Biodiversity refers to variations that exist among the living organisms alongside the ecological complexities that they happen to be part of. Biodiversity is vital for maintaining ecosystem processes and services. When any loss occurs, the functionality of the ecosystem also gets reduced in the process. The loss of biodiversity that has been witnessed in the past years is quite alarming and has led to environmental stressors such as degradation of habitat, pollutants, change in land use, the emergence of invasive species, and more.
Climate change has become such a stress to the environment and communities. The shift in temperatures has led to less winter precipitation and long growing seasons. A decline in the number of freezing days. Heat waves, drought, rising sea levels, ocean acidification, and high water temperatures have become common occurrences as a result of climate change in recent years. When it comes to biodiversity, it’s important to note that how species get to respond to environmental conditions is highly influenced by their physiological tolerance and the ecosystem.
Why Biodiversity Matters
A healthy ecosystem is one that consists of a vast assortment of animal and plant life right from the soil microbes all the way to top-level predators. The removal of any of the species only means that they are no longer able to serve their niche and that harms the ecosystem. The introduction of invasive species to the ecosystem is also more likely to have a similar effect as the species are likely to out-compete the native species for territory and food. Biodiversity affects our environmental well-being, our food, and our health.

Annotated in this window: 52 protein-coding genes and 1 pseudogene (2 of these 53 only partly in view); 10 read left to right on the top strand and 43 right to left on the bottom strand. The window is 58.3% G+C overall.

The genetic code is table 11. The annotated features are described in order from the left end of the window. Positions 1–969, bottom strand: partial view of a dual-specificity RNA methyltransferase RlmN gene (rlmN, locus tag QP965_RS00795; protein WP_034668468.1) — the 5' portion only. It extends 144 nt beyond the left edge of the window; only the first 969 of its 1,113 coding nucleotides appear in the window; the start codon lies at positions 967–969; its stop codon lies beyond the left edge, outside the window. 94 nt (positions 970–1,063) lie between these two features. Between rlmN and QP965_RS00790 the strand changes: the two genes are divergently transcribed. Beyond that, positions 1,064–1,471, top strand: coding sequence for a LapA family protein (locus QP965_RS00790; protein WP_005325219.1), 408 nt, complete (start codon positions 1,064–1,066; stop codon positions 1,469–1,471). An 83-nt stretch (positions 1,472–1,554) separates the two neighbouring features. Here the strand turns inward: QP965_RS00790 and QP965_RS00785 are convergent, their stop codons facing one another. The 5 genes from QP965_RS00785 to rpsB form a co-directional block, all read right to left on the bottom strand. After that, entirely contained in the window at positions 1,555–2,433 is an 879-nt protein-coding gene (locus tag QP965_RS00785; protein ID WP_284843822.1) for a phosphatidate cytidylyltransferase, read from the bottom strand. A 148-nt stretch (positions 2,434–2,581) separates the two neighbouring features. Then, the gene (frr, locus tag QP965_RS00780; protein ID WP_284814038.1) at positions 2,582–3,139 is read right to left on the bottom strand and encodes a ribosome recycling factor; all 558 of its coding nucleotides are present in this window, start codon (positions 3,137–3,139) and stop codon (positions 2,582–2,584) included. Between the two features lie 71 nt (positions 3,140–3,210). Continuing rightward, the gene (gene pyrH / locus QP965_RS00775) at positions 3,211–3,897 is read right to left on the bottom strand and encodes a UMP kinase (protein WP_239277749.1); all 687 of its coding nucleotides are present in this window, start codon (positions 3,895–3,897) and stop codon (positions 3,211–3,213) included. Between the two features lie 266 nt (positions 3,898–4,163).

Biodiversity affects our ecosystem in the sense that when the insects pollinate, it’s important to note that one of the insects cannot effectively do it. It needs different types of insects for pollination to effectively take place. The disappearance of pollinators means a loss in productivity. Biodiversity also provides a range of benefits such as protection from the surge of hurricane storms, fossil fuel generation, water filtration, carbon sequestration, oxygen production, and more.
Impact of Climate Change on Biodiversity
To many people, climate change has become a buzzword that consists of a range of negative impacts. Climate change refers to the average weather condition within an area in a given period of time which can either be 30 years or more. The climate of a given region consists of the air temperature, water, state of the land, and the living 0rganisms. It refers to an abnormal shift in the climate patterns of a given region. As the climate in diverse regions around the world fluctuates; biodiversity also gets to fluctuate alongside the existing living organisms.
Climate change has led to a shift in land use. The turning of agricultural land and natural areas into cities diminishes biodiversity. Chopping down on crops and trees that help cool the planet is more likely to lead to a rise in atmospheric temperatures. Changes in climate also intensify conditions such as drought, threatens food security, erode and also inundate coastlines, and weaken resilience to issues such as storms and floods.
There is a lot that needs to be done to help mitigate the effects of climate change and to aid the recovery of lost biodiversity. Visit EAT Community and get to learn more about ways to mitigate such challenges.
Related Articles and Resources:
- How Ecosystems are Key to Climate Change Adaptation
- Understanding the Impact of Climate Change on Soil Health
- Organic Matter Rich Soil is a Healthy Living Soil
The post How Climate Change has led to Loss of Biodiversity first appeared on Institute of Ecolonomics.